OK, so you've given your copies of Rod's It Had To Be You and Robbie's Swing When You're Winning a few listens (released many, many years ago, the latter is still top of the iTunes jazz albums chart in a gazillion countries). You've memorised the words and now you quite fancy giving "Summertime" a bit of a go. A touch of rubato here, a judicious tweak of the melody line there and, hey, you're singing jazz! Er, not quite.
As shown in last night's masterclass by the inimitable Kurt Elling, 'singing jazz' requires a number of things: the desiderata would include developing your own approach to improvisation; working on your technique, your harmonic understanding and your relationship with the pulse; immersing yourself in the greats of the genre. It requires all of these things and more.
Starting with one of his signature songs, "My Foolish Heart", Elling showed us the boundless possibilities that exist when the full palette of the bona fide jazz singer is in play. Interpolating the Victor Young/Ned Washington standard with a sung poem ("The Moon Was Once a Moth") by 8th century Sufi saint, Rabia of Basra, the central part of this triptych ended with a hypnotically repeating phrase ("and again") that rose ever higher until it evaporated right at the top of Elling's four-octave range, before we returned to the standard's welcoming embrace. It was quite an opener. "Thank you, good night!", Elling joked.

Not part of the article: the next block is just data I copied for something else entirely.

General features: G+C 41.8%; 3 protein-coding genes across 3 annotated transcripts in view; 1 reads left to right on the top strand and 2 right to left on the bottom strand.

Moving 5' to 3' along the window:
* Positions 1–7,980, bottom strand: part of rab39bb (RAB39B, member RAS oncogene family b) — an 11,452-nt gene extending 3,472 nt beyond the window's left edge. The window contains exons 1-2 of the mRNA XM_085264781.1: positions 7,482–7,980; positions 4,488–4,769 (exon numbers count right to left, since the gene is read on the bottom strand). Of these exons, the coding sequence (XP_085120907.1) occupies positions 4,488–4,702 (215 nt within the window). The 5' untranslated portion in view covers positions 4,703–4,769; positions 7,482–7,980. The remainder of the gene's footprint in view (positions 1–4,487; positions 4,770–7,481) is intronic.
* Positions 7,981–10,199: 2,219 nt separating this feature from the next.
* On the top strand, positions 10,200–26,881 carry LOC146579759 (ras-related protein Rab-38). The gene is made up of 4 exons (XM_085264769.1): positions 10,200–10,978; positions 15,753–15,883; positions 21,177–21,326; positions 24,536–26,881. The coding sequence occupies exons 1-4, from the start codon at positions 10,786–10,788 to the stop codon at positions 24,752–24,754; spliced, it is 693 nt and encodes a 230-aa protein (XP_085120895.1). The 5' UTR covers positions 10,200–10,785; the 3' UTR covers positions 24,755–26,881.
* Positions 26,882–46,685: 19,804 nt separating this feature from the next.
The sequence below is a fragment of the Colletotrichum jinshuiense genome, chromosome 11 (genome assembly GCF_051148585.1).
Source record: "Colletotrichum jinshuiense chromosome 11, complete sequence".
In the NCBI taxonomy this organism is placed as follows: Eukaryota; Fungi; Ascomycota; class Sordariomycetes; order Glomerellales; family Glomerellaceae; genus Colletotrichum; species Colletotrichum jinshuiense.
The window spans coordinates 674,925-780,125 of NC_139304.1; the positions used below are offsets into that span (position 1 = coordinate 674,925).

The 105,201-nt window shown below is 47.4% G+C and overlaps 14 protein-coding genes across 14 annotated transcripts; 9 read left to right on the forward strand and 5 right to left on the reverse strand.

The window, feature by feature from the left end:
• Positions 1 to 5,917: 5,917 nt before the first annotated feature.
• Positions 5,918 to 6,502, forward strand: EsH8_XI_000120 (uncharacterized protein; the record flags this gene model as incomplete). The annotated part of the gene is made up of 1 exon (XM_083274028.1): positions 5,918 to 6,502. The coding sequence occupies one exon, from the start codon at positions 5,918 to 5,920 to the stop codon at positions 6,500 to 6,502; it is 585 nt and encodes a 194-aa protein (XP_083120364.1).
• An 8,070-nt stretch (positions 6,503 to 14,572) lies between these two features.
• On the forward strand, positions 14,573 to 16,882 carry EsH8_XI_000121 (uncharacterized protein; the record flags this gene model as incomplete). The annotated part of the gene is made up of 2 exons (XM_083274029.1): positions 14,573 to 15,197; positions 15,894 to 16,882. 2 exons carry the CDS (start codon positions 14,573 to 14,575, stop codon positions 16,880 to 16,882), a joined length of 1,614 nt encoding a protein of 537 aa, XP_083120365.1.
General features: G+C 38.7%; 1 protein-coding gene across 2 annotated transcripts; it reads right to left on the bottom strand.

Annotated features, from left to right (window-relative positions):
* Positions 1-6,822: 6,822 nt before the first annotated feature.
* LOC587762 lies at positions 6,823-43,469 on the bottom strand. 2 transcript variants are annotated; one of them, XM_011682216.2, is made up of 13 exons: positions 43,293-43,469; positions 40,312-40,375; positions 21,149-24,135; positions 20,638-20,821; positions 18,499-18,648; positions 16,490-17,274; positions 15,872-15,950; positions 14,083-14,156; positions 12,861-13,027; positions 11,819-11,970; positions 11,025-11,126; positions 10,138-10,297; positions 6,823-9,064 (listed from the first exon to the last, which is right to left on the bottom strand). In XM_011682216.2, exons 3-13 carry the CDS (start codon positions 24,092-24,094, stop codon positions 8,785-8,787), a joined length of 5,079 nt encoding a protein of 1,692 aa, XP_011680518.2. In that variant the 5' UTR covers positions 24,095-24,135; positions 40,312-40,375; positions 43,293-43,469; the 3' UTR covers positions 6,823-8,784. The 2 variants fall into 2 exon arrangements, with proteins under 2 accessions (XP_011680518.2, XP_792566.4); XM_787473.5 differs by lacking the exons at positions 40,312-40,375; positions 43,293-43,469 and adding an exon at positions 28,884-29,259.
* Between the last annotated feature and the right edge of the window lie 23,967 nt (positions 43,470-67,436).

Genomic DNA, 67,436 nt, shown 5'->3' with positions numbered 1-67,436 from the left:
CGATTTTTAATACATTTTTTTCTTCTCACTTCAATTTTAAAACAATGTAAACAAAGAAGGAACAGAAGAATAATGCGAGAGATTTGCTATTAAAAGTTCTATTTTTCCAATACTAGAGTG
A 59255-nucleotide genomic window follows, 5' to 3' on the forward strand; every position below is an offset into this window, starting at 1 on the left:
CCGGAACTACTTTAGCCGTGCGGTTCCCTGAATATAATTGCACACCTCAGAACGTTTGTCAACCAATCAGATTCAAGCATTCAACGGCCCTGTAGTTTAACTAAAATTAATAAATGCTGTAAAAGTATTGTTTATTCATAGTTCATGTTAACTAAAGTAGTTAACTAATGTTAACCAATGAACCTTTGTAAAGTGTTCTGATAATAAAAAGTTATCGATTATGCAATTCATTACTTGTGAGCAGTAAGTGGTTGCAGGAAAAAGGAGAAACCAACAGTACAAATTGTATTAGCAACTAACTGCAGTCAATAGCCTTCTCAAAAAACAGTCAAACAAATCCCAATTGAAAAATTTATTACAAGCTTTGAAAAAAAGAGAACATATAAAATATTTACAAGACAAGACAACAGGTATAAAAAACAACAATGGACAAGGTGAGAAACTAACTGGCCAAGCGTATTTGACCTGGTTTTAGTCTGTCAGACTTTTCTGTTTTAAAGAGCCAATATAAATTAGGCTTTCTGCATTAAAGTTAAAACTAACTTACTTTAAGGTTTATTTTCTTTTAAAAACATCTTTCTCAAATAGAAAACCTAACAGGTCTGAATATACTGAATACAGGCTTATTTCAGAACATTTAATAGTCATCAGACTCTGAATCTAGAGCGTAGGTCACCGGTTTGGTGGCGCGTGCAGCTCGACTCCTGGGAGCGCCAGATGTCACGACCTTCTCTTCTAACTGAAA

In one continuous set, we were then treated to several cuts from his latest album 1619 Broadway – The Brill Building Project, a homage both to his adopted New York City and to the midtown Manhattan hit factory. The album features his most eclectic song list to date, so as well as Sam Cooke's crossover hit "You Send Me", whose smooth-as-marble groove was nicely counterpointed with the grit of John McLean's guitar, we also heard a hyper-romantic take on Bacharach and David's "A House Is Not A Home" - featuring one of many eloquent solos from pianist Laurence Hobgood - and a completely reimagined "On Broadway" which took the song to all kinds of strange harmonic places.
The evening's most out-there song was followed by the most introspective, a beautiful setting of "The Waking" (from Nightmoves) by Pulitzer Prize-winning poet Theodore Roethke. Backed only by the great Clark Sommers on bass, Elling's navigation through the poem's unhurried, circular repetitions had a sold-out Ronnie Scott's spellbound.
There was humour, too, in the introduction to "Samurai Cowboy" (from The Gate), with Elling and drummer Kendrick Scott trading increasingly complex rhythmic/melodic motifs, and in the brilliant vocalese of "Freddie's Yen For Jen" ("She's got a wiggle that would make a clock stop"). Last night we got to hear jazz singing at its virtuosic, life-affirming, risk-taking best.
Five stars: * * * * *